Response to Blackfish

            As always, new controversial issues are emerging constantly in the world of science. Focusing specifically on marine life, the subject of animals being kept in captivity has recently been a common topic of discussion. Recently there have been multiple documentaries and articles released exposing the negative effects of keeping marine animals in captivity and this has caused the public to begin questioning and even protesting these marine-life parks.

            The documentary Blackfish, released in July 2013, has been getting a majority of this public attention. Inspired by the death of SeaWorld trainer Dawn Brancheau, Blackfish exposes what goes on behind the scenes at SeaWorld and other marine-life parks around the world that use killer whales for entertainment purposes. The documentary explains why these animals are not meant to be in captivity. Through the film, the public eye becomes exposed to the astonishingly long list of injuries and deaths of professional trainers caused by these killer whales. The explanation of this lies in the fact that a life in captivity is not a life suited for any animal, especially animals of this size. The animals are kept in areas that are far too small and close to one another in comparison to the open sea where they belong. This causes the animals to become irritable and to develop what we would refer to as “cabin fever” because these animals instinctively know that this is not the situation they belong in.

Former SeaWorld employee Dawn Brancheau  pictured with killer whale, Tilikum, who later attacked her and caused her death.

            Another major aspect of the film that appeals to any viewers’ emotions is the finding out that SeaWorld in fact separates families, shipping the babies to other parks, never to be reunited with their mothers. According to studies done by the Humane Society and other well renowned organizations, maintaining family units is a vital part of the lives of these animals. It is hard enough to create a family unit with the non-blood related individuals they are placed with in captivity. Forcibly separating mother from child is not only amoral, but also taking away a fundamental element in the lives of these animals.

            Blackfish has received so much attention that SeaWorld has had no choice but to attempt to put up a defense against the public who have been vigorously questioning and protesting them since the documentary became public. With the documentary featuring first hand accounts from former SeaWorld trainers and employees, the information is difficult for SeaWorld to dispute. SeaWorld claims that the research they do benefits killer whales in the wild and that they do everything in their power to care for the animals. SeaWorld labels Blackfish as “propaganda” rather than a documentary and claims that nearly all the information in the film is false. Though making these claims, SeaWorld fails to provide much evidence to support them.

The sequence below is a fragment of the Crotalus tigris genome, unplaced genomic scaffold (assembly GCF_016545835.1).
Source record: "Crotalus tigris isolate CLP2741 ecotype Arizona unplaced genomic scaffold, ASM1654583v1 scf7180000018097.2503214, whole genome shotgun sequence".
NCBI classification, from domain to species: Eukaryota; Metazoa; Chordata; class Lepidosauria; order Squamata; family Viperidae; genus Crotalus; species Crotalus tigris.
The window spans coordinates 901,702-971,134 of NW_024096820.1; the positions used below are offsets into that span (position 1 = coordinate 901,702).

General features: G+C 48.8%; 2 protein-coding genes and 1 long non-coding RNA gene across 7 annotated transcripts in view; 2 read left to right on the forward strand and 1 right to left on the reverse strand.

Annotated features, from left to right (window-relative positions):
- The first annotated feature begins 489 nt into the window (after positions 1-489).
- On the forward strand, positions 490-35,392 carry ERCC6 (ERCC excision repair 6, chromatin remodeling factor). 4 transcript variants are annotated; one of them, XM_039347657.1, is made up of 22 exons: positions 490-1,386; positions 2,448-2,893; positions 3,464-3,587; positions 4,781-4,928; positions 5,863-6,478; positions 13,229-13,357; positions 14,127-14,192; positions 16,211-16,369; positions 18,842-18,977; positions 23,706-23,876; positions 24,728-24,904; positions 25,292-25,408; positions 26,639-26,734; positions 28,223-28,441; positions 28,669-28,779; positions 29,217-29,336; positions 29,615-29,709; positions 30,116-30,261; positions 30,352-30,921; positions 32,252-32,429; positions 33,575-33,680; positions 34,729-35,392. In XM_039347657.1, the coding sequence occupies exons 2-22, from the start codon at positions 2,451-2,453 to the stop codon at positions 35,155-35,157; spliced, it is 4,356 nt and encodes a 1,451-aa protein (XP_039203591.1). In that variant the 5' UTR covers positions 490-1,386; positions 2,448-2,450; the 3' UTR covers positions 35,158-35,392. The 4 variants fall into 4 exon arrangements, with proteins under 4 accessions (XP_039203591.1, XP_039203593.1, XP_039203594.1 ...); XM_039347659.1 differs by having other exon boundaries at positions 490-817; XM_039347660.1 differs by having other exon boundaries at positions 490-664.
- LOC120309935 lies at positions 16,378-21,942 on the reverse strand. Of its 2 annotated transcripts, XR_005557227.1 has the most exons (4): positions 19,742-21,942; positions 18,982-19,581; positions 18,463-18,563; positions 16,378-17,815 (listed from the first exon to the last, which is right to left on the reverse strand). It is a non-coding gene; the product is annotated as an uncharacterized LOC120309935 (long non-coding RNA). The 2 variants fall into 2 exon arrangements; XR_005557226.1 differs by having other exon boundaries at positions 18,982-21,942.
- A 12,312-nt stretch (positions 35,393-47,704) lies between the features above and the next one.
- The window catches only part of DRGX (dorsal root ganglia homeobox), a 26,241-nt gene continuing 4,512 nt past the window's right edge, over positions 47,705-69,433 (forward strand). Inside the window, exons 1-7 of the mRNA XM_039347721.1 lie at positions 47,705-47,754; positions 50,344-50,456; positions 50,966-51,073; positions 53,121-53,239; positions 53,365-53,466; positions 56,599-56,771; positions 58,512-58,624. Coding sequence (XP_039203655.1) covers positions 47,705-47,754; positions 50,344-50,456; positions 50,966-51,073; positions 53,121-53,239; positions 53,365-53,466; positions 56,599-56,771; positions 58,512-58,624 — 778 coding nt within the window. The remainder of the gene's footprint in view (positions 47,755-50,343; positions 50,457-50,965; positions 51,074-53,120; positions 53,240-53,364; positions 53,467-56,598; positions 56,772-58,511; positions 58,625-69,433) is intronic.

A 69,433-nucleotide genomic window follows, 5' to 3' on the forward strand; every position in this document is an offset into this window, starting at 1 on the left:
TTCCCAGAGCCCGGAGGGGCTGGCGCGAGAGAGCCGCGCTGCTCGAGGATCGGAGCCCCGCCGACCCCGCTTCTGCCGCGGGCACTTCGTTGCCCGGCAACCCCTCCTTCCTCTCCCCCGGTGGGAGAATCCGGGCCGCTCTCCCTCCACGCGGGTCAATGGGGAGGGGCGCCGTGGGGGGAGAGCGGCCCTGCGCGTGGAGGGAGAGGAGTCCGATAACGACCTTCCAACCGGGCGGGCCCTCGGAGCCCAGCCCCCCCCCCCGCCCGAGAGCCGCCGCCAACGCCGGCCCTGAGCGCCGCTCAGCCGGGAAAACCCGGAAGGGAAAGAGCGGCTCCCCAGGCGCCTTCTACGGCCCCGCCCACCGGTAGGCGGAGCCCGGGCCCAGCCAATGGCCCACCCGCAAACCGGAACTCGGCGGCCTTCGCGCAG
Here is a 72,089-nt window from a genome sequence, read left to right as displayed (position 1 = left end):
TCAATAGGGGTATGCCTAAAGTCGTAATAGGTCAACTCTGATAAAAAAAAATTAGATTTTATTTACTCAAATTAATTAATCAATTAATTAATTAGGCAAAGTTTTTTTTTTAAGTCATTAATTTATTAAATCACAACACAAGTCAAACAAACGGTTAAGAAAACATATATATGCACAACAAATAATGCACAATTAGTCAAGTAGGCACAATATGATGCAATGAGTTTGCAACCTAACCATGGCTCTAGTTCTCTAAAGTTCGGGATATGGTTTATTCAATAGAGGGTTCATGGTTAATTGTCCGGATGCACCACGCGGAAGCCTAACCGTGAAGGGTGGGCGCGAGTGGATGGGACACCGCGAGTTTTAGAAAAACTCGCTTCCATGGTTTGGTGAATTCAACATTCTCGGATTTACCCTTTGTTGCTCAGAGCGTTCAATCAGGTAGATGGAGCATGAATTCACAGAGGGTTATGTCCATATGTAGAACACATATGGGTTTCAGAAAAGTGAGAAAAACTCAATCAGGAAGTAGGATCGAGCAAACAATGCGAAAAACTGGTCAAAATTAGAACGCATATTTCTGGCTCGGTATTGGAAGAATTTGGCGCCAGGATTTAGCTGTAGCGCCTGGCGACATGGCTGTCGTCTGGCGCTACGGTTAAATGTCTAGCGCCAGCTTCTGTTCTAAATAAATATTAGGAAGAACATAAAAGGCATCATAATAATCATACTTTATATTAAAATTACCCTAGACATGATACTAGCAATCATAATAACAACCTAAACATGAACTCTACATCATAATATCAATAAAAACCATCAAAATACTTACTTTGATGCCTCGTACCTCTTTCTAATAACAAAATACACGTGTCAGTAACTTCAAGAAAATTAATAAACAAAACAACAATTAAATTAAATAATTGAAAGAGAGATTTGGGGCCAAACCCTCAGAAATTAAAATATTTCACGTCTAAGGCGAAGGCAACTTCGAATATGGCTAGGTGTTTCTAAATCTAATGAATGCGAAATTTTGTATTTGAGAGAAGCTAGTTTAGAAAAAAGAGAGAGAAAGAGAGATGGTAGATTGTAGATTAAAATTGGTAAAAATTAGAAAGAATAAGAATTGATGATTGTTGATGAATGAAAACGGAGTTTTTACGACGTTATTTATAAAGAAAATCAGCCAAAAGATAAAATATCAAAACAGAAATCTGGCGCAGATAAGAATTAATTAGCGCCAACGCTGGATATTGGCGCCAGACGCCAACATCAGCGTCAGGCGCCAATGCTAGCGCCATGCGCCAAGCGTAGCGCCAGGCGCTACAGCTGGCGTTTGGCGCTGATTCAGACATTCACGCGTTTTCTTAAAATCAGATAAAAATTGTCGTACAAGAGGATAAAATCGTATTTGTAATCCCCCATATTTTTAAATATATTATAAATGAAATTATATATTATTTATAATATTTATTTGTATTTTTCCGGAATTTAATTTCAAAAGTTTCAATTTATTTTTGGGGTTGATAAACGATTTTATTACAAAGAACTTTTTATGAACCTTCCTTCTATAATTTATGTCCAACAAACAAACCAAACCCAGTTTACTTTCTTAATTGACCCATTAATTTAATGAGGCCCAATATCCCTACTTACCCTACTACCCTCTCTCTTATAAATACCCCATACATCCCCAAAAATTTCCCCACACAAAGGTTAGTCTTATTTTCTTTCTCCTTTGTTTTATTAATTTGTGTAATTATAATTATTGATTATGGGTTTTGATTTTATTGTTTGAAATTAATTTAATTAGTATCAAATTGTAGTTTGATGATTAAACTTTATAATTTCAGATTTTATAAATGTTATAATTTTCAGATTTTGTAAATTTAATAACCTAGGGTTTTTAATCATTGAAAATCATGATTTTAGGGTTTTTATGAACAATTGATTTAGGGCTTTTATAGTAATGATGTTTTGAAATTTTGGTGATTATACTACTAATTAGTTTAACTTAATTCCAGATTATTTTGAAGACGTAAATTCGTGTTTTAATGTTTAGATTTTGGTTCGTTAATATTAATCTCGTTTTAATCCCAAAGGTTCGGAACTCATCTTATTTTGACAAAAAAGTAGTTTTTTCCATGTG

Blackfish is not the first documentary to bring this problem to public attention. The Cove, released in 2009, is another film made in the same light, exposing the capturing and slaughtering of dolphins in Taiji, Japan. Though this documentary’s main focus mainly on the dolphins that are killed, they also touch on the dolphins held in captivity and used for entertainment purposes and how wrong the entire process is.

            There is evidence that these and other marine animals are actually very self-aware creatures, thought to be on the same level as humans in this aspect, if not very close to us. The amount of stress/anxiety related deaths of these animals while in captivity is another list that is long enough to shock anyone. The question at this point is of ethics; does the end really outweigh the means? Are the lives of these trainers and these animals worth the billion-dollar industry that has been created through the captivity process? Even in knowing that these animals are instinctively aware that they do not belong where they are kept? Is it moral to disturb the lives of these animals and force them into an environment that is described by the Humane Society to be “completely unnatural?” It’s about time to reevaluate our morals when it comes to the damage done for the purpose of entertainment.